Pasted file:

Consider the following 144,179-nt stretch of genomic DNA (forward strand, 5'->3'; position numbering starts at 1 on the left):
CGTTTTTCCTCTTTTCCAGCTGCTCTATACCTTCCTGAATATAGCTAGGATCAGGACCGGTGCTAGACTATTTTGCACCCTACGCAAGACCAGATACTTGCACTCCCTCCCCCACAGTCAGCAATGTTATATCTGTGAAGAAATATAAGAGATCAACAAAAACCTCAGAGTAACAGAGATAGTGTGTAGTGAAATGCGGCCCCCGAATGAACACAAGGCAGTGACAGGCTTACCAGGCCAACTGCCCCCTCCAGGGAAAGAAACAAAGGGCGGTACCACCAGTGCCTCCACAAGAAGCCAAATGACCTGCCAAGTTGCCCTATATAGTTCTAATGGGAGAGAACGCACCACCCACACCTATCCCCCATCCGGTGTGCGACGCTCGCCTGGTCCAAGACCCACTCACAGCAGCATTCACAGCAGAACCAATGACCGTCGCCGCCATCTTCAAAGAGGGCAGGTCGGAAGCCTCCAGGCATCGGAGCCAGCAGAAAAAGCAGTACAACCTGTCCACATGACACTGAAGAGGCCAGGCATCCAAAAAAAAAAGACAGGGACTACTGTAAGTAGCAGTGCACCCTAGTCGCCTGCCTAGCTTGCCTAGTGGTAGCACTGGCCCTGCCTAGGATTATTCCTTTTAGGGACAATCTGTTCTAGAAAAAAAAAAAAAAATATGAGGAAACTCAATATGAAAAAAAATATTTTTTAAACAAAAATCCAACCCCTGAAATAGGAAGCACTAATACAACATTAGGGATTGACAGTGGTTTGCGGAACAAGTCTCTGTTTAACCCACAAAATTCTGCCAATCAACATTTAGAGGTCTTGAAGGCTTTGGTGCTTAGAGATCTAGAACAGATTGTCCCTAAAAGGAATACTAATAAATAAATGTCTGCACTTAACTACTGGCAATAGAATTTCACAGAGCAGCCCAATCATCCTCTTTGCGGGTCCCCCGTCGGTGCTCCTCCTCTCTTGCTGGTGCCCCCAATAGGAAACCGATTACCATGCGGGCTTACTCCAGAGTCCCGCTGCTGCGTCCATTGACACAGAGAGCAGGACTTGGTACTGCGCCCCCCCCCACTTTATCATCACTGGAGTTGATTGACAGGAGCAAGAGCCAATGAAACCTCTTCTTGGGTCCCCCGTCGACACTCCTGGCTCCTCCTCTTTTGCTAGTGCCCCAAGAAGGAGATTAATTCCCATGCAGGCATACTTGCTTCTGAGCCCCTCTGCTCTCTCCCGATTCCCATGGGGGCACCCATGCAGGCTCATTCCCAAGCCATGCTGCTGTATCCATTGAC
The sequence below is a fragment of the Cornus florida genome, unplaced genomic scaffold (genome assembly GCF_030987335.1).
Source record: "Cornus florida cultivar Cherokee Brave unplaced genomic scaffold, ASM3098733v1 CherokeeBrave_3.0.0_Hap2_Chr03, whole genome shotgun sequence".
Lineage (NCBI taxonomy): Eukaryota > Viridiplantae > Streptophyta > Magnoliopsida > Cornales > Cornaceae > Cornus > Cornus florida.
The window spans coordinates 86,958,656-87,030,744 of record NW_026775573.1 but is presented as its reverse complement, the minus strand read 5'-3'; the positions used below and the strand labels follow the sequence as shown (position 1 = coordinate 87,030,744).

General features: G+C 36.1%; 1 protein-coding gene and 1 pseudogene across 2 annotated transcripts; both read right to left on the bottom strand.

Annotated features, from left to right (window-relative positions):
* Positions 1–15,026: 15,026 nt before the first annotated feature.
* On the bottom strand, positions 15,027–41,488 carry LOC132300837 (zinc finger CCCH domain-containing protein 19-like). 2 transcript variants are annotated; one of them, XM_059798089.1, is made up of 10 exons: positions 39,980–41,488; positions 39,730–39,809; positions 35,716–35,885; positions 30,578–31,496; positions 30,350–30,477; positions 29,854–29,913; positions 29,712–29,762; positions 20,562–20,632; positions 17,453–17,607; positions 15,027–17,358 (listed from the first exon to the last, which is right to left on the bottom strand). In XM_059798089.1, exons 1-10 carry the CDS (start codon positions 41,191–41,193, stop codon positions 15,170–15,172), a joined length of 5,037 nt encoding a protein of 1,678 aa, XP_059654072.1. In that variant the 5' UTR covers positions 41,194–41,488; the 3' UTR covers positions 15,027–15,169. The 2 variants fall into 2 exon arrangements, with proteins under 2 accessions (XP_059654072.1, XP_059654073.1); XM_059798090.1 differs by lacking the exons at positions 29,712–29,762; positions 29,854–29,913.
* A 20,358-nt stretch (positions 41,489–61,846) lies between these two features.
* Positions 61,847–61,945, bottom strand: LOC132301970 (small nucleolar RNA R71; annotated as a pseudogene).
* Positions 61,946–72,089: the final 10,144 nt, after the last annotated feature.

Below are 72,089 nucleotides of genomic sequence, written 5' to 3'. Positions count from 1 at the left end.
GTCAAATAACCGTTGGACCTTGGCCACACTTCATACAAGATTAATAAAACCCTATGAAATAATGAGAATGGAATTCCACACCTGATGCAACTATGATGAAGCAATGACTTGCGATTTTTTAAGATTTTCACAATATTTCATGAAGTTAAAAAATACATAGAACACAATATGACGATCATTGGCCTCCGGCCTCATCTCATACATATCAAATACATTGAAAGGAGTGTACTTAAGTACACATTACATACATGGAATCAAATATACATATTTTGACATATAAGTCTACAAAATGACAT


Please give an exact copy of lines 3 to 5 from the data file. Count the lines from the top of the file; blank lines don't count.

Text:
The sequence below is a fragment of the Cornus florida genome, unplaced genomic scaffold (genome assembly GCF_030987335.1).
Source record: "Cornus florida cultivar Cherokee Brave unplaced genomic scaffold, ASM3098733v1 CherokeeBrave_3.0.0_Hap2_Chr03, whole genome shotgun sequence".
Lineage (NCBI taxonomy): Eukaryota > Viridiplantae > Streptophyta > Magnoliopsida > Cornales > Cornaceae > Cornus > Cornus florida.